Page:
A rogue is a person on the outskirts of society; one that hangs out along the fringe. Typically, a rogue is one who doesn’t belong, doesn’t fit in, and isn’t wanted by those around him. The dictionary’s definition of the word is quite a bit harsher than this, however, as it says it is a man without principles. Society’s rogues are rejected and often turned away. There is a rogue, though, that is being embraced by the general public, maybe even celebrated. Nissan’s compact SUV is not only popular and affordable, but it has become one lovable Rogue.
In 1933, a company was founded in Japan. This company, after many different names and transitions, would become Nissan Motor Company. Nissan quickly rose to fame in the United States with the production of some very popular vehicles of high-quality construction that proved to last for a very long time. This cemented their place as the sixth largest automaker in the world. Over the past several years, Nissan has worked hard to maintain their lineup of tremendously popular vehicles, while still managing to add some models that have turned out to be solid performers.
In 2007, Nissan added the Rogue to their lineup as a compact SUV meant to do competition with the other major manufacturers, and compete it has. Designed for maximum aerodynamics, with curves in all the right places, the Rogue is small but mighty. It is designed to have more of an athletic stance than the other vehicles in its class, and its body styling closely resembles that of a muscular physique. Outfitted with eighteen-inch alloy wheels, standard side-view mirror turn signals, and many other exterior features, the Nissan Rogue is as stylish as it is trendy and affordable. It is available in eight different colors, and to different interior shades as well.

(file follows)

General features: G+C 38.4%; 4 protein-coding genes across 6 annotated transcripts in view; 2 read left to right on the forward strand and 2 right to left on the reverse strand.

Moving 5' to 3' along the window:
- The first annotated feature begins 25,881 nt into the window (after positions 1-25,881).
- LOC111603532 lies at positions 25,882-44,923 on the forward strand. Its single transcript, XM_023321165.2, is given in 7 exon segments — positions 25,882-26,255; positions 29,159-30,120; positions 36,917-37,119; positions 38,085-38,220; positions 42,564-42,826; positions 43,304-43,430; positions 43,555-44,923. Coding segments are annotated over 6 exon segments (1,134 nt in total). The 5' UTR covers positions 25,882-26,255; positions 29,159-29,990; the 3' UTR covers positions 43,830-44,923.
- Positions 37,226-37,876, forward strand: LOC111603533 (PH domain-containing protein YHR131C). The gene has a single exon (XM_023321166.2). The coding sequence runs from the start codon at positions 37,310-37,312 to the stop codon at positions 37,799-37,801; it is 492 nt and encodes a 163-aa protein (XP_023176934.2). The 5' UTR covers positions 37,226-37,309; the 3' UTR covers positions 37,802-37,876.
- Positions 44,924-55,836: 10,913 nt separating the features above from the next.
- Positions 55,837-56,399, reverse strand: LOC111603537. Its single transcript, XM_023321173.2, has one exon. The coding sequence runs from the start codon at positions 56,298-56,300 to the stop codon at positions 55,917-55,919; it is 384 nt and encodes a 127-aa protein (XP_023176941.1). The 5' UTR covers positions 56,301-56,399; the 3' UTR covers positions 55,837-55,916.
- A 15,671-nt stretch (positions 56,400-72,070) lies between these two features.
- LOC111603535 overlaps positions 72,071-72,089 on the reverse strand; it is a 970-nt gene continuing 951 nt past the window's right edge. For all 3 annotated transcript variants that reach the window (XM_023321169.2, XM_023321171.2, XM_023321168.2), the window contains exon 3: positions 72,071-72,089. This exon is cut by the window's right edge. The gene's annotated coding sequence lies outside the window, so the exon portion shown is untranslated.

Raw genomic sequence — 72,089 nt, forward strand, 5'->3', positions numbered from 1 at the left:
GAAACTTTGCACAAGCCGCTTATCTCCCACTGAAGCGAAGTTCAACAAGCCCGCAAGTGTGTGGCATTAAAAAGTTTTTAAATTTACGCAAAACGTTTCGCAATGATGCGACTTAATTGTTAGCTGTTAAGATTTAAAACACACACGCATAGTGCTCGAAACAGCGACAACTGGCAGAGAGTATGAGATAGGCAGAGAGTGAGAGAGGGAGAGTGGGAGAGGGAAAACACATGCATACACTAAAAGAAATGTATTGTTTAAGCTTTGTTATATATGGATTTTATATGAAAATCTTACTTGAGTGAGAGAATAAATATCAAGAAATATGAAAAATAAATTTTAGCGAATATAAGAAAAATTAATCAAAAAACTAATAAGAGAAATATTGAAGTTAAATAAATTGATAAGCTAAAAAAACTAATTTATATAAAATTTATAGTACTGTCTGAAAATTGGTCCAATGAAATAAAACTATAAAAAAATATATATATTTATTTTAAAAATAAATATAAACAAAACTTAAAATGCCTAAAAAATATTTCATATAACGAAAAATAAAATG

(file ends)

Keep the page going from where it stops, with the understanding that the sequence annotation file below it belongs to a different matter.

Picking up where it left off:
Remember when we mentioned that the Rogue was small but mighty? Well, the 2.5-liter DOHC 16 valve 4-cylinder engine offers up one-hundred seventy horses, and a hundred and seventy-five pounds of torque. It is available in front-wheel drive, but has the option for all-wheel drive should the driver so desire. Antilock brakes, hill start assist, and Nissan’s own Xtronic Continuously Variable Transmission are all standard features on the Rogue, and there is seating for five, normally, or for seven with the family package. It also offers over one hundred cubic feet of interior space, and seventy cubic feet of cargo space with the seats collapsed. Not only is it mighty, but quite spacious as well.
On the interior, Nissan has spared no expense. The front seats were inspired by space travel at zero gravity, and are meant to keep drivers from getting overly fatigued on long drives. They’re not only incredibly comfortable, but they also feature Nissan’s patented QuickComfort that works quickly to get heat to the parts of your body that need it the most to warm you up quickly. Nissan has also paid the highest attention to every inch of material that went into the vehicle’s interior to ensure that nothing but the best appointments are inside the car.
While there is never a shortage of technology in newer cars, this is especially true for Nissan vehicles. Between what comes standard, and all of the optional features, their cars are usually pretty decked out. On the first two trim levels, a backup monitoring system comes standard, while the highest trim level offers the new Around View Monitor which uses several different cameras to detect objects, both stationary and moving, to make parking and backing up as simplistic as possible. With the addition of one of the several packages, owners are able to transform their Rogue into their dream car for a minimal additional expense.
When Nissan manufactures a vehicle, they seem to know how to do it well. Their cars are long-lasting and incredibly efficient but are also stunningly attractive and easy to maintain. The Rogue may not have the same level of popularity of the Maxima or the Pathfinder, but it’s getting there. Nissan is a manufacturer with a stellar reputation and great word of mouth, but most of their cars are able to stand up for themselves, and the Rogue is no different.